October 5, 2013
A Russian Correspondent of The Times says that the mother of one of the Jewish surgeons who were sent from Warsaw to the war recently received from her son a letter written in the usual official Russian style and bearing the stamp of the censor. The letter stated that the writer was in good health, that admirable order prevailed among the troops, who were certain of victory and amply supplied with all necessaries, and that there was so little illness that the army surgeons had hardly anything to do. It concluded with the request that his mother send some Hebrew books of which he gave the titles. These read: “Famine and Destitution,” “Consequent Fearful Epidemics,” “Scarcely Any Sanitary Appliances,” Demoralization of the Army Constantly Increasing,” “End of Discipline,” “Wish I were Taken Prisoner.” Evidently the censor did not know Hebrew.
May 8, 2013
"Is it Good for the Jews?" is a generations-old criterion for making sense of world events. Wars, revolutions, natural disasters, something colossal has happened, at the bottom line we want to know the only thing that matters - is it, or is it not? For the occasion of the abdication of Dutch Queen Beatrix and the inauguration of her son Willem-Alexander, I translated with the help of my friend David Nortman a 1890 article from Ha-Melitz reporting the death of King Willem III of the Netherlands. I found this article randomly while looking for materials on the Jewish migration overseas, and thought that it was worth presenting as a pure demonstration of this analytic tool in action, a hilarious combination of cosmopolitanism and provincialism. It reads as "The King is Dead, Long live the… Wait, is it Good for the Jews?".
January 16, 2013
Raving reviews, both in the Israeli and the foreign media, set the expectation bar for The Gatekeepers high. Perhaps too high. It is indeed a must-see, for Israeli audience. Foreign viewers will definitely be absorbed, and to some extent informed. But it is a historically incomplete movie, and cinematically unimpressive, failing to ascend the sum of the six interviews it comprises.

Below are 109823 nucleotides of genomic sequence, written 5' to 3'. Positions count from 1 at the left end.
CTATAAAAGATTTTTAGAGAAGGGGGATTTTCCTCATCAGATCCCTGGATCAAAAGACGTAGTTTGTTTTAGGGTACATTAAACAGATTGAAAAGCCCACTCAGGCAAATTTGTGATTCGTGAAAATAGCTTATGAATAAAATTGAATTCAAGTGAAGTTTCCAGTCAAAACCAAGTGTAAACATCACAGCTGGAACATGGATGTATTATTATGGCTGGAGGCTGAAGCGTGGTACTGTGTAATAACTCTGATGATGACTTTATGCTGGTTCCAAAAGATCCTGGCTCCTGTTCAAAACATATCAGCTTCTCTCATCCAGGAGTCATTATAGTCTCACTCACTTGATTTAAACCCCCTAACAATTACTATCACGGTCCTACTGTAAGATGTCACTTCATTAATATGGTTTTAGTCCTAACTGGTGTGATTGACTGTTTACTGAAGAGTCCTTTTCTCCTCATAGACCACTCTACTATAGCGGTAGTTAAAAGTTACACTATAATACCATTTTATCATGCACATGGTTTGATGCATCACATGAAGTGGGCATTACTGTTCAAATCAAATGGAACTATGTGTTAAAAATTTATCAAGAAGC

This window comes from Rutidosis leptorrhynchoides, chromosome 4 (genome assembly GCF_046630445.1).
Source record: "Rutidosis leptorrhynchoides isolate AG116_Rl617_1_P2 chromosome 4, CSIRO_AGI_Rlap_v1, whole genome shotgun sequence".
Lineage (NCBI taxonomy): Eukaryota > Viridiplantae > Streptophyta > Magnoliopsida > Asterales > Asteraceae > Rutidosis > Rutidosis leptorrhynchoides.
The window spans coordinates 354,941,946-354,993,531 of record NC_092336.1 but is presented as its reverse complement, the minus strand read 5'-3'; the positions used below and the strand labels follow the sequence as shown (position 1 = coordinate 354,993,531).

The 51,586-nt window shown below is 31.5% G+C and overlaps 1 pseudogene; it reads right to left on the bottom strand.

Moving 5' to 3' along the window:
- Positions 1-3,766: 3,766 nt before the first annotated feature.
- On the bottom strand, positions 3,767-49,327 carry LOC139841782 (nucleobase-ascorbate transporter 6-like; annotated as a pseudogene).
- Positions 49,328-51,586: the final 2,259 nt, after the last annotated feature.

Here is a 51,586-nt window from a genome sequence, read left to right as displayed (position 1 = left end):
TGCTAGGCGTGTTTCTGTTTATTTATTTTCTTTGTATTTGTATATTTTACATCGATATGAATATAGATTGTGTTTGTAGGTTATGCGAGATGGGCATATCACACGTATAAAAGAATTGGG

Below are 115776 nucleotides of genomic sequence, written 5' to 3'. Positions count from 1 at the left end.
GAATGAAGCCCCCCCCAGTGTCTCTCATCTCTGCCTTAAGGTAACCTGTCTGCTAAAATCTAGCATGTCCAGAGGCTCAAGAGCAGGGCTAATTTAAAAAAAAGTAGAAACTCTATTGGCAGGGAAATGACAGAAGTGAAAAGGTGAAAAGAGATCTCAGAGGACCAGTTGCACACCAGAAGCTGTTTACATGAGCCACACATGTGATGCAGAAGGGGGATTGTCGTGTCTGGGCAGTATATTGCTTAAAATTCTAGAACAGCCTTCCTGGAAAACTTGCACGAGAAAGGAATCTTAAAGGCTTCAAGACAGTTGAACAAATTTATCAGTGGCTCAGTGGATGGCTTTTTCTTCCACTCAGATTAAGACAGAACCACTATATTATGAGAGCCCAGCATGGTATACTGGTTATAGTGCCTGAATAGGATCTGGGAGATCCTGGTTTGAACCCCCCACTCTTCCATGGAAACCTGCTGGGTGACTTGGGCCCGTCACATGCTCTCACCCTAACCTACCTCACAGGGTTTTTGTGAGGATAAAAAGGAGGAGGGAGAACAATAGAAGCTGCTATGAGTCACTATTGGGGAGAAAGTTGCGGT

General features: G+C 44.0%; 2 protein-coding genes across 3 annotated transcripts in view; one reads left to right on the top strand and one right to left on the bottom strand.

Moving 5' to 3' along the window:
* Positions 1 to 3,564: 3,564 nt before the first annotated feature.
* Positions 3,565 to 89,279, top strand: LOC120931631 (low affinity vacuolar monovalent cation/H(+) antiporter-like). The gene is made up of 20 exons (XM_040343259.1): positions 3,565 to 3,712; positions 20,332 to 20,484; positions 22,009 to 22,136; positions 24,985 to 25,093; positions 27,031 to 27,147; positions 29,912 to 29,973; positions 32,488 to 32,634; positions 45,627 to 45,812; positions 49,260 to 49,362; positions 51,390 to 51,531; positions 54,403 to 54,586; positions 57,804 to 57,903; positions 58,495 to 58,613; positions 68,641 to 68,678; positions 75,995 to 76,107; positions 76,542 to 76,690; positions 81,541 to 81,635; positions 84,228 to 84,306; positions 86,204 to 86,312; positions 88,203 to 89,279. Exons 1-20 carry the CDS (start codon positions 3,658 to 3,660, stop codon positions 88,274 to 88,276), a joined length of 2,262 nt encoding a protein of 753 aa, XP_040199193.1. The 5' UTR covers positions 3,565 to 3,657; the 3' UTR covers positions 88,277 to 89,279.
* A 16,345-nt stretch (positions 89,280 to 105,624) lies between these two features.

January 12, 2013
A Hebrew book printed in Warsaw, kept in a library in Berlin, probably immigrated to Mandate Palestine, shipped to Baghdad, and returned back to Israel.
December 4, 2012
For fourteen years I had been a childless Jewess, I prayed God for a son, and he gave him to me in the fifteenth year of my marriage. It was my long-awaited yearned son. God has blessed me, for I had a pure and noble son, full with love for his family and passion for his people. He was only seventeen years old, but he dedicated himself entirely to the service of his brethren.
November 24, 2012
I present an algorithm that I developed to identify who was Jewish and who was not from among a population of immigrants who arrived in Ellis Island from the Russian Empire during the pre-WWI Age of Mass Migration. The algorithm has two main steps: Determine how “Jewish” were each first name and last name Determine whether each immigrant was Jewish or not based on his first and last names I explain how this algorithm works and show evidence indicating that this identification process works well.
September 30, 2012
What were the occupations and trades the Jews were holding in the old country? The 1897 census of the Russian Empire tells us a lot about that, and in great detail. The summary data have been studied in the past, and the major facts are well known by historians. Based on my work on this census I present here the basics, for those who are less familiar with the case, and I also add a few of the interesting insights that come out of studying the more detailed data that I have recently coded from the census. The purpose is to expose the data and some of the patterns that it shows, and thus the discussion is more descriptive rather than interpretative.